Apple is almost certainly investigating upgrading the entire MacBook lineup to Retina displays, and driving all those pixels requires tons of graphics power. The sooner Apple starts including more-powerful graphics processors, the sooner economies of scale will bring prices down and help make Retina technology affordable. As a side effect, I think Macs will start shipping with beefier graphics capabilities — Intel Iris Graphics is a nod in that direction — before Retina displays appear. And if the graphics processing power is there, why not leverage it for games as well?
An October Surprise? — So we have Apple working on all kinds of gaming-friendly software and hardware technologies, but downplaying them as much as possible. That aroused my suspicions. The seemingly obvious answer was that Apple wanted to save this stuff to show it off at the next iPad event, rumored to be coming this month.
But then something odd happened. Last month, independent game company Valve released a few details of their upcoming hardware effort, nicknamed the Steam Box, which relies on a Linux-based operating system and features a unique controller that replaces the traditional buttons with trackpads. It seems that the Steam Box may be a sort of gaming console that provides access to PC games.
That wasn’t the odd thing (OK, the controller is pretty odd). Rather, it was that I made a blithe remark on Twitter — “You think MS and Sony are crapping their pants about SteamOS, just wait until Apple adds MFi game controller support to the Apple TV.” — and the next thing I know, that tweet was favorited by a Todd Walker. It turns out that Todd works for Logitech… in the gaming division!
Now, that doesn’t necessarily mean anything. Maybe he just thinks it’s a neat idea, or maybe he knows it’s not happening and was merely having a chuckle at my expense. But it got me thinking. Apple is reportedly working on a revision of the Apple TV’s hardware. Why? The third-generation model performs admirably in 1080p resolution. Despite the old rumors, I see no advantage to Apple in building a full TV set. Sure,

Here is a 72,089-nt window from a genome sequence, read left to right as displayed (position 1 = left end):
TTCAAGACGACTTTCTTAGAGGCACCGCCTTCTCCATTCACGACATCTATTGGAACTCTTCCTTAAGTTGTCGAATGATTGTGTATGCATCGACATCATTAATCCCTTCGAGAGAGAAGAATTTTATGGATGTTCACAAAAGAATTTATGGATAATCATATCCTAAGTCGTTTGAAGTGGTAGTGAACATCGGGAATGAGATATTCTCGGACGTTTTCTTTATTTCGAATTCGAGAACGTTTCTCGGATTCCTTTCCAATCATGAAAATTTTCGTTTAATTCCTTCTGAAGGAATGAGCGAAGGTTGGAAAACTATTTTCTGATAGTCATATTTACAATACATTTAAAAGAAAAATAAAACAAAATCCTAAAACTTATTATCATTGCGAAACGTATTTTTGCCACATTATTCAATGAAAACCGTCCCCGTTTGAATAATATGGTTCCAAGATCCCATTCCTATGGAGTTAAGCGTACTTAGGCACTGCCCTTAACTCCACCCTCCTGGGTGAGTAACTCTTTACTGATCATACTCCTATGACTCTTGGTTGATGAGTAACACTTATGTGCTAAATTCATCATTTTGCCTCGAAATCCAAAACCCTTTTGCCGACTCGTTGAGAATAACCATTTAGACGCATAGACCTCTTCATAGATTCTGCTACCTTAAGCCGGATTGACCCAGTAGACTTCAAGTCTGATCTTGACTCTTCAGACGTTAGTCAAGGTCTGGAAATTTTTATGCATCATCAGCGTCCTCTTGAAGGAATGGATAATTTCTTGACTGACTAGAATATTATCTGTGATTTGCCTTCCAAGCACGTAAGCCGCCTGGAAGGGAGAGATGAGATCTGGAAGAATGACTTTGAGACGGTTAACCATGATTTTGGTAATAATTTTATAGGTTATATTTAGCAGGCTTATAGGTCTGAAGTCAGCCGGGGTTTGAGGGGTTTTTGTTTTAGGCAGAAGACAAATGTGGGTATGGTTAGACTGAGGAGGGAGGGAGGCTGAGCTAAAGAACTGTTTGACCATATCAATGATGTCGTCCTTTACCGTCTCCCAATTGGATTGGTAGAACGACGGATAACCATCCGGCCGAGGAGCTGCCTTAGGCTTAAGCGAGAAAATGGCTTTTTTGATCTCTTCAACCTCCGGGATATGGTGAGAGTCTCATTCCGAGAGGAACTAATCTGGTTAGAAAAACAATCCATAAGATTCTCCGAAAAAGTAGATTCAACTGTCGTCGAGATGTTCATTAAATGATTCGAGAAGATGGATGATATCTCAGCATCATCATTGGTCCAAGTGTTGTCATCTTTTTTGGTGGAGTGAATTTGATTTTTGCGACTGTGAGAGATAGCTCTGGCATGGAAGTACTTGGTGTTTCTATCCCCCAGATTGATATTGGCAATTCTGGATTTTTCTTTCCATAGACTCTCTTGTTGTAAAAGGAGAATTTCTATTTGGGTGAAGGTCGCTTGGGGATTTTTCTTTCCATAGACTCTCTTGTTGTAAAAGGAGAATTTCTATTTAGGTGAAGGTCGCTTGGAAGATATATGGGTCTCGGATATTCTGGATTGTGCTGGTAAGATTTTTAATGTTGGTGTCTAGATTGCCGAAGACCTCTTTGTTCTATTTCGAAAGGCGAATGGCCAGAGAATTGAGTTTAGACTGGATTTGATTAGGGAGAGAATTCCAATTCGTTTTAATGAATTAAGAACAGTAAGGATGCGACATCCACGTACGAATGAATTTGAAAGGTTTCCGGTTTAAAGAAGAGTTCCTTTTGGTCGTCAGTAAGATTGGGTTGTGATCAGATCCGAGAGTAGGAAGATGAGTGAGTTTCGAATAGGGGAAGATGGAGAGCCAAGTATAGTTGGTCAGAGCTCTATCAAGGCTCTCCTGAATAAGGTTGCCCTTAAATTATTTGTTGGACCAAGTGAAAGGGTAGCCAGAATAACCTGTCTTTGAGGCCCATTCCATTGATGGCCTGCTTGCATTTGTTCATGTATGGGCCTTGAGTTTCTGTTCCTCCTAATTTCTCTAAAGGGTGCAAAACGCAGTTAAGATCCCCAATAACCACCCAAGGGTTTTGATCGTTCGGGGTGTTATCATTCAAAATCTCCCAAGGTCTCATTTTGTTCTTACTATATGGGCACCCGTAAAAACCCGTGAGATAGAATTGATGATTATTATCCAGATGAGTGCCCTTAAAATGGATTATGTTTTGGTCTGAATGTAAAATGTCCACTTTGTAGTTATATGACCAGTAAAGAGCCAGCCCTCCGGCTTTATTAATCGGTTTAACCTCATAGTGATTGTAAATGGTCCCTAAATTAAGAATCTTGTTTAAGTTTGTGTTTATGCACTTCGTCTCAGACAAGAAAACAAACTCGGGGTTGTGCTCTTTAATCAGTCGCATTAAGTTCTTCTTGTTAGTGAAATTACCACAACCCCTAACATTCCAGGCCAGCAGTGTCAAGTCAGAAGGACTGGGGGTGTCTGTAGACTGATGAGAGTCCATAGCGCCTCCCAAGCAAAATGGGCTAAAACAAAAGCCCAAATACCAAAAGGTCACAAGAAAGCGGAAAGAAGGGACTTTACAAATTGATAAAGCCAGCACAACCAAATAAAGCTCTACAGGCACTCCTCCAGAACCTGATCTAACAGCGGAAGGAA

Apple could improve upon the overall TV usage experience, but who would spend big money on that? Where would such a TV be displayed in already cramped Apple Stores? What could Apple do with an integrated set that a set-top box like the Apple TV can’t already do?
But what if Apple were to release an updated Apple TV with an A7 chip, powerful enough to render the gorgeous Infinity Blade III at Retina resolution? The Apple TV already features Bluetooth. Just add extra flash storage, an API that can run iOS games, and a connection to the App Store (or an Apple TV-specific App Store), and you have a powerful, inexpensive game console with a huge library of existing titles.
And the time is ripe. Inexpensive micro-consoles are all the rage. The Android-based Ouya console raised over $8.5 million on Kickstarter; the original goal was $950,000. Sony responded by adapting its flagging Vita handheld into the $99 VitaTV.
But the Ouya is plagued with problems. The games stink. “The Ouya’s biggest problem, as we’ve said before,” said ExtremeTech’s James Plafke, “is that there just aren’t enough worthwhile games to play.” The controller stinks. As Marshall Honorof of Tom’s Guide explained, “The device falls apart — almost literally — in actual use, though. The analog sticks lack precision, and the buttons also get stuck. Replacing batteries is a pain, thanks to removable faceplates that aren’t quite as removable as
advertised.” Game performance, the Ouya’s primary job, stinks. “The few 3D games on the Ouya seem to range in performance from mostly good to outright sluggish. The frame rates might be fine one minute, but the next it’s noticeably lagging,” said Ryan Whitwam of Android Police. In short, there’s lots of demand and the dominant product is weak. That’s a prime market for Apple, and everything is in place for Apple to take it over.
Also consider the fact that the next generation of the major game consoles, the Xbox One and the Playstation 4, are set to debut in November 2013. Imagine how much wind Apple could take out of Microsoft’s and Sony’s sales by releasing a month earlier, with a cheap console full of games people already love?
And what’s the risk? If people don’t take to Apple TV games, then Apple still has the most popular set-top box on the market. Apple literally has everything to gain and nothing to lose.